There are many limitations in our study. First, we assume fixed user request arrival times in our simulation. In practice, as requests are serviced quicker, the requests also arrive faster. Thus, the latency reduction discussed only serves as an indication of how much pre-pushing schemes can speed up user requests. Second, our calculation of client latency is merely an estimate based on the timestamps recorded in the traces and the modem bandwidth. It does not include protocol overhead and is far from accurate. However, we feel that the estimate is good enough to give us an indication of how well the pre-pushing scheme might perform.
Third, our simulator does not model the proxies accurately. In practice, the latency that a proxy incurs to fetch a document from its cache depends on many factors, including whether the document is cached in main memory, the load on the proxy, and the number of disk arms in a proxy. Our simulator takes the simplifying assumption that all cached documents are on disk, there is only one disk arm, and the proxy always takes 10ms to fetch a document. Clearly, only implementation experiments can demonstrate the real performance of pre-pushing schemes, and we are currently working on an implementation.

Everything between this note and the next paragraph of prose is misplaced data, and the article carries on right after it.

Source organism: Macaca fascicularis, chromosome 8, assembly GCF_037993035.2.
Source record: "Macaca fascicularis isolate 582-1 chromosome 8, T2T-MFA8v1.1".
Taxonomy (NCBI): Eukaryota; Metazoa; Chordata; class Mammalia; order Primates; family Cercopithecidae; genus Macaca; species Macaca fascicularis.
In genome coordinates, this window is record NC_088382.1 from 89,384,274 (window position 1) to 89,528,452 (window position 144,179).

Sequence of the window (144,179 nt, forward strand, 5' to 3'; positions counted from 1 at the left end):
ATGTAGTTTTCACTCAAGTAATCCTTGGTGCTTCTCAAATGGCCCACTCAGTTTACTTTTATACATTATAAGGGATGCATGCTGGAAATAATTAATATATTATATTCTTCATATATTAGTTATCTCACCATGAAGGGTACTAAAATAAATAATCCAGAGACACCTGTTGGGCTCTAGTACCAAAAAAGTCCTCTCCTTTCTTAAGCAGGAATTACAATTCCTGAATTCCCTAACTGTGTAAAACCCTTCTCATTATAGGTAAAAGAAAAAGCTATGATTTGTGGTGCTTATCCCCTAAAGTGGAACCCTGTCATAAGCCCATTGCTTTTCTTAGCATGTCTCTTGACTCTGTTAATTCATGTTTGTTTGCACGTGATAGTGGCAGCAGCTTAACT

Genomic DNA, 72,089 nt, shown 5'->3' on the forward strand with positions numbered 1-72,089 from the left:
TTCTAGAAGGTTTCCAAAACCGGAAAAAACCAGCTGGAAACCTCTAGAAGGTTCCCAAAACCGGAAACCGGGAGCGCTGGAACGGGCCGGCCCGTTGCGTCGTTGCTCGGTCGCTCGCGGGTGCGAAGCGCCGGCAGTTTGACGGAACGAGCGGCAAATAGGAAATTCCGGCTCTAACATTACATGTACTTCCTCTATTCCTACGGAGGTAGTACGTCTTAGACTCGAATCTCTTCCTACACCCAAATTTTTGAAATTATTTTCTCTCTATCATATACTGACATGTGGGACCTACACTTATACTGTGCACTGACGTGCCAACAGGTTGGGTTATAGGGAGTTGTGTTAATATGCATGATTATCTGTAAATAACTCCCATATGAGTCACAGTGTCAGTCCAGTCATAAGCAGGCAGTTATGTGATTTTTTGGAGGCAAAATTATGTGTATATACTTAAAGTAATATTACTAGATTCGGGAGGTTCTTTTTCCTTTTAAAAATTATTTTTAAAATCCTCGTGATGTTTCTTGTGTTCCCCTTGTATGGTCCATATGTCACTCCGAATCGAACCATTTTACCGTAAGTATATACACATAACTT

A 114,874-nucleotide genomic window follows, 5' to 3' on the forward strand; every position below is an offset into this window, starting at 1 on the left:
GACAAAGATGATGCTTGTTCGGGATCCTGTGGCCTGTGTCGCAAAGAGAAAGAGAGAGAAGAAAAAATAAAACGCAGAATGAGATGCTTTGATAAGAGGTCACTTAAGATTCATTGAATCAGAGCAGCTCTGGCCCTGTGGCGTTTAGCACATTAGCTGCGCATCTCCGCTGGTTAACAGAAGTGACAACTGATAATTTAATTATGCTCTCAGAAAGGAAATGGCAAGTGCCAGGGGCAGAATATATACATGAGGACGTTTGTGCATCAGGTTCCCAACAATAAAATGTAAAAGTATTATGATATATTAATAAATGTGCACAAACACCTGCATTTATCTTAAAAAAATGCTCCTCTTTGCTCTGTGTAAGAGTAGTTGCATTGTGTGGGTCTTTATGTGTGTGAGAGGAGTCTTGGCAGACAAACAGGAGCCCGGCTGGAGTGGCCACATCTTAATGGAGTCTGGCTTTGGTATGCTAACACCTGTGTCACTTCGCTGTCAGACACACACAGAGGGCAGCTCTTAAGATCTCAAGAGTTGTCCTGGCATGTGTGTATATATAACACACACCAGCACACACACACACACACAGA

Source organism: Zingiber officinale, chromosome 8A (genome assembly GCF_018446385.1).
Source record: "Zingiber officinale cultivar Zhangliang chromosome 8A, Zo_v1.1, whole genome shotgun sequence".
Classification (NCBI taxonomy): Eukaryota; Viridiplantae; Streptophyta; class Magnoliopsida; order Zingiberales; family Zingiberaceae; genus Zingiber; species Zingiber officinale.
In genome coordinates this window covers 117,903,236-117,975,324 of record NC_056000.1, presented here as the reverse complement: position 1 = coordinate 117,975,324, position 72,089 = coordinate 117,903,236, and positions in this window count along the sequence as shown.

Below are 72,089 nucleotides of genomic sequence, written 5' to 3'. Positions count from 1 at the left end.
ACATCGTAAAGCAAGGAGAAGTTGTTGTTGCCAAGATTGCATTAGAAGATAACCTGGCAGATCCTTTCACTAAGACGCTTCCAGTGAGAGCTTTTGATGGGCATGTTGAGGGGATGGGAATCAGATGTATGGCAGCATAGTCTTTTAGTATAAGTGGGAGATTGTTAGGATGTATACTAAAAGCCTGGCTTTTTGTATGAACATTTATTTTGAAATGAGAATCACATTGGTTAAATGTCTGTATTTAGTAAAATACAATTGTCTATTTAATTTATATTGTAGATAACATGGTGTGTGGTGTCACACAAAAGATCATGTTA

Finally, since the traces we use do not mark whether a response from the Web server carries cookies or not, our simulation considers all responses cacheable at the proxies. This inflates the proxy cache hit ratio. In addition, our simulation does not consider document changes, and treat modified documents as cache hits. This also has the effect of inflating proxy cache hit ratio. On the one hand, high proxy cache hit ratio may make our latency reduction appear higher. On the other hand, there are other techniques such as delta compression that can reduce client latency for modified documents, which we did not simulate. Thus, we believe that the results reported here still serve as a good indication of achievable latency reduction from the pre-push technique.